A new series of studies identifies social norms that protect against obesity
Social norms – shared beliefs about what is socially appropriate that lead to an obligation to behave in a certain way – have a profound effect on eating behaviours. “Avoid unhealthy food”, “watch your manners”, “always eat breakfast”, “avoid snacking”, “eat slowly”, etc. affect what, when, how, and how often we eat. These are honed from birth through the positive or negative reinforcement given by parents, peers, media, and other social actors. They are crucially important, not only because they shape our behaviours, but because there may be detrimental effects when they are violated.
A new series of studies – issuing from McGill University and the University of Alberta and published in the October issue of Appetite – examines Americans’ beliefs about appropriate eating and how these shape behaviours and health outcomes. This groundbreaking work found that acting in a way that is consistent with norms such as “eat only until content”, “always eat breakfast”, “avoid snacking”, “eat fruits and vegetables”, and “manage your portions” was associated with a lower Body Mass Index, and greater body satisfaction and subjective health. Conversely, violating these norms was associated with a higher Body Mass Index.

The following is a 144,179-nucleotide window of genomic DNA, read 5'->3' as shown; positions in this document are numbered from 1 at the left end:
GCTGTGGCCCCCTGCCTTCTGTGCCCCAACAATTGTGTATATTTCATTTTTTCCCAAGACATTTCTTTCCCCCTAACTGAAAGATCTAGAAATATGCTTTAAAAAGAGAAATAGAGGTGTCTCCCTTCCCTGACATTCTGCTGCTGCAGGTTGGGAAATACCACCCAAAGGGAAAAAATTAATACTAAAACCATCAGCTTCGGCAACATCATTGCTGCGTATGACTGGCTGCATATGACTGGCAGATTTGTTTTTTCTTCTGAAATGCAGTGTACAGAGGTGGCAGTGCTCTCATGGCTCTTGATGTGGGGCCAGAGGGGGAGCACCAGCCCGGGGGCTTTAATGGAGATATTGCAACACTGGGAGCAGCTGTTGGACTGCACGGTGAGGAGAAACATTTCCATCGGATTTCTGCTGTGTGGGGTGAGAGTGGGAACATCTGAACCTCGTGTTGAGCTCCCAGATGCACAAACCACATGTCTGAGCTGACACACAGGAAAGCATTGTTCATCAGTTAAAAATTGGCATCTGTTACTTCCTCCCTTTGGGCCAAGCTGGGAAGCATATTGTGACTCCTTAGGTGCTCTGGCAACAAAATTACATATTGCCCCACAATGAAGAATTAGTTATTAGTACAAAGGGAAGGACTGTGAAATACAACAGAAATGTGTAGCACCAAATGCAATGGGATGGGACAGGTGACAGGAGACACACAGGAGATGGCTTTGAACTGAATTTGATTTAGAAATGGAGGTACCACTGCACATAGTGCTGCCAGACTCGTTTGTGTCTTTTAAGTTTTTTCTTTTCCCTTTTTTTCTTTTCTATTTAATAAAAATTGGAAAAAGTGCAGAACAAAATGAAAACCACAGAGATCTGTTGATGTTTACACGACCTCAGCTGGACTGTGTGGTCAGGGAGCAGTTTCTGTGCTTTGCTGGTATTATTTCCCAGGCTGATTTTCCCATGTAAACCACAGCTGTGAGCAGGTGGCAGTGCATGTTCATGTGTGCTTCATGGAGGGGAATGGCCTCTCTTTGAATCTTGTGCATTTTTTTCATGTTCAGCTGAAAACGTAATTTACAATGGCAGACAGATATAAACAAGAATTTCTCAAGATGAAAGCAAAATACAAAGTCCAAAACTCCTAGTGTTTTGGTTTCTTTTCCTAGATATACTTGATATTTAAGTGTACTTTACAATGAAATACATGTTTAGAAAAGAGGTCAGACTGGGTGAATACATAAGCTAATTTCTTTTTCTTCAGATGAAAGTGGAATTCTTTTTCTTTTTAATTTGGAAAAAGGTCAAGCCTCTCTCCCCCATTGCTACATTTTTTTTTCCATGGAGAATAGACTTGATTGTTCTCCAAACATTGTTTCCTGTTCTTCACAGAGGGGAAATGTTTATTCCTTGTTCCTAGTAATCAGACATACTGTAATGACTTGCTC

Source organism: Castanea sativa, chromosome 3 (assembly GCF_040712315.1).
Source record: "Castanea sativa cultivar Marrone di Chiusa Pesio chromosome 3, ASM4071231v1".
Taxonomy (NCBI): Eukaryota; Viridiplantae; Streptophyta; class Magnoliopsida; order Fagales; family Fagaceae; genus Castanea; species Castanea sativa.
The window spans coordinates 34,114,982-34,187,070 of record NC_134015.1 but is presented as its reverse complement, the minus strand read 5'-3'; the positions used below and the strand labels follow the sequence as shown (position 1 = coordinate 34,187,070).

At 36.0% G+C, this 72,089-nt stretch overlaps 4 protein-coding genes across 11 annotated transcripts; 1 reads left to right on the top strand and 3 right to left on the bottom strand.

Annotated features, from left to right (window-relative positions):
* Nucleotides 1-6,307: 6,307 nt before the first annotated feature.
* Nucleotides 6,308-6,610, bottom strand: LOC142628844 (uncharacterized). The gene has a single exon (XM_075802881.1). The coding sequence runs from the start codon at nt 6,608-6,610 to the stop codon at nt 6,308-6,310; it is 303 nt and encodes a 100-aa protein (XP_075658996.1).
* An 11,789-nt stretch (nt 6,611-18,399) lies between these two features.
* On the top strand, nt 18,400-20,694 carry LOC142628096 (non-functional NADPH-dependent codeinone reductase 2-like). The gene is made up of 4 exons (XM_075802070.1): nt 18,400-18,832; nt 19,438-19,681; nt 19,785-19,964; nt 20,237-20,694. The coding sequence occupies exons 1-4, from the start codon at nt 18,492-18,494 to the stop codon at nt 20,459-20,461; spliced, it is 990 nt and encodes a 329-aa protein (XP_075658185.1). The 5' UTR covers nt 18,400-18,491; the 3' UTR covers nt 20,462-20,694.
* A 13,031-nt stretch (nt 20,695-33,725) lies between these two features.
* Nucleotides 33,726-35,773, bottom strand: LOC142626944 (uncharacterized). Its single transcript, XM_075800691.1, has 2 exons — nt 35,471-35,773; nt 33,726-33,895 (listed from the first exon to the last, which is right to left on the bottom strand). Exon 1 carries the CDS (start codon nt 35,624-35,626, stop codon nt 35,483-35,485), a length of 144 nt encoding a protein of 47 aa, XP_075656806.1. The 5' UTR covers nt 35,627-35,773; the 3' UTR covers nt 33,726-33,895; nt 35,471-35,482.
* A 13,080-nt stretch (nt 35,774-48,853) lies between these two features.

According to the researchers, Dr. Laurette Dubé of McGill University and Dr. Robert Fisher of the University of Alberta, this is a key finding. “With increased obesity rates, this finding is crucial and could help governments, as well as families, communities, media, businesses and other organizations, design more appropriate interventions to guide and shape what people believe about appropriate eating habits,” says Dr. Dubé, James McGill Chair of Consumer and Lifestyle Psychology and Marketing.
According to Dr. Fisher, since culture and society work together to create a coherent and self-sustaining system, “this study’s findings can help transform our current culture and society so that the healthy choice is the natural choice.”
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